Mrs Nolan said: “It started at about 7.45 when I heard what I thought was water coming through the roof, but it was coming in the front and the back door at the same time.
“The river overflowed at the back of the house and the road was flooded at the front.
“We just grabbed everything we could and waited to see what the damage was.
“The logs we had in the garage just floated out. There is nothing you can do with water when there’s nowhere for it to go.
“It’s no good crying over it.”
Nearby, the landlady of the Lamb pub, Mrs Elaine Cram, watched as floodwater ruined parts of the pub which has newly been
She had recently laid a new floor, as well as new carpets, and said the whole lot was ruined.
Firemen worked throughout the morning to pump out water, and Mrs Cram said she was hopeful of opening again by the evening.
Mrs Virginia Walwyn, whose husband Peter has his horses at Windsor House, Crowle Road, said the stable lads had blocked the doors of all the stables using straw bales.

10 years ago - May 22, 2008

Park Way progress. Builders will finally start work at Park Way in September, after West Berkshire Council’s ruling executive backed a project-saving deal to get the floundering regeneration scheme back on the road.
Newbury residents will see the first signs of change in July, with the redesign of the Robin Hood roundabout, heralding two years of building work in the town centre.
With the board of financial backer Standard Life Investments (SLI) giving its blessing to the project on Friday, May 9, the council vote last Thursday was the final piece in the jigsaw to save the troubled scheme.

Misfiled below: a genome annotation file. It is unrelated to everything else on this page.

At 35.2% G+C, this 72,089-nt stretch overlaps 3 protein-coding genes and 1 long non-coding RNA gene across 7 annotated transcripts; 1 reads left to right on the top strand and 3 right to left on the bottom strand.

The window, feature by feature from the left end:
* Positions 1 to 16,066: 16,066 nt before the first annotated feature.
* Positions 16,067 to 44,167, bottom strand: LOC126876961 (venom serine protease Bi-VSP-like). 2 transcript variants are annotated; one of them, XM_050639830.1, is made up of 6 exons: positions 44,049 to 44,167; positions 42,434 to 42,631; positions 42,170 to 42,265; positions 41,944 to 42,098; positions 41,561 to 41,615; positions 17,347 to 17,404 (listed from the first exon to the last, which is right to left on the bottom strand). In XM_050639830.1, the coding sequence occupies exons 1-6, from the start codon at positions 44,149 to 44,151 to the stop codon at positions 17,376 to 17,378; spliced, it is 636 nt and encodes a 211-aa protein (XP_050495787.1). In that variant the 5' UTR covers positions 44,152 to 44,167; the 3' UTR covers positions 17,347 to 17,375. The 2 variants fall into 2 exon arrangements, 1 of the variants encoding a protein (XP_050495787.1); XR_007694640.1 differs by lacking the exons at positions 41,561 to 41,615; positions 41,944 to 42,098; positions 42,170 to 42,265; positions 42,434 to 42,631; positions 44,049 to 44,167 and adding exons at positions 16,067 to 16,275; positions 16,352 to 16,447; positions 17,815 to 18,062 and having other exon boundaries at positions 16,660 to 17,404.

To save the scheme, the council executive has agreed to hand over £900,000 of unallocated public money to SLI to reinstate the 37 affordable flats that were axed from the plans to cut costs in March.
The council will keep £300,000 a year from the new underground car park at the site, rising as tariffs increase – equivalent to the money currently pulled in from the council-owned Park Way car parks, which were ‘sold’ to the developer for £1 to make way for the new shopping complex.
However, if Park Way draws thousands of extra shoppers into the town when it opens in 2010, any increased profits from other Newbury car parks, including those in Northbrook Street and Pelican Lane, will be split 50-50 between the council and SLI for a decade.
The Newbury Weekly News has also been told that SLI will hand over £500,000 to improve the Robin Hood roundabout as soon as the final deal is signed in the next month, allowing work to start in July on the notorious traffic black spot.
The council says that extra lanes and a hi-tech signalling system will increase capacity at the roundabout by up to 15 per cent, making way for building work to start at Park Way in September.
Early on in the development’s two-year construction, a huge sewer will be diverted near Waterstones in Northbrook Street, closing the road for up to three months.
The council has also indicated that the road closure could mark the point when Northbrook Street becomes permanently pedestrianised and the buses are finally removed.
Mr Jones said: “That area has been a bomb site all our lives.
“There have been quite a number of attempts to redevelop it over a number of decades. Now it’s happening.
“We’ve now got a project we can take forward.”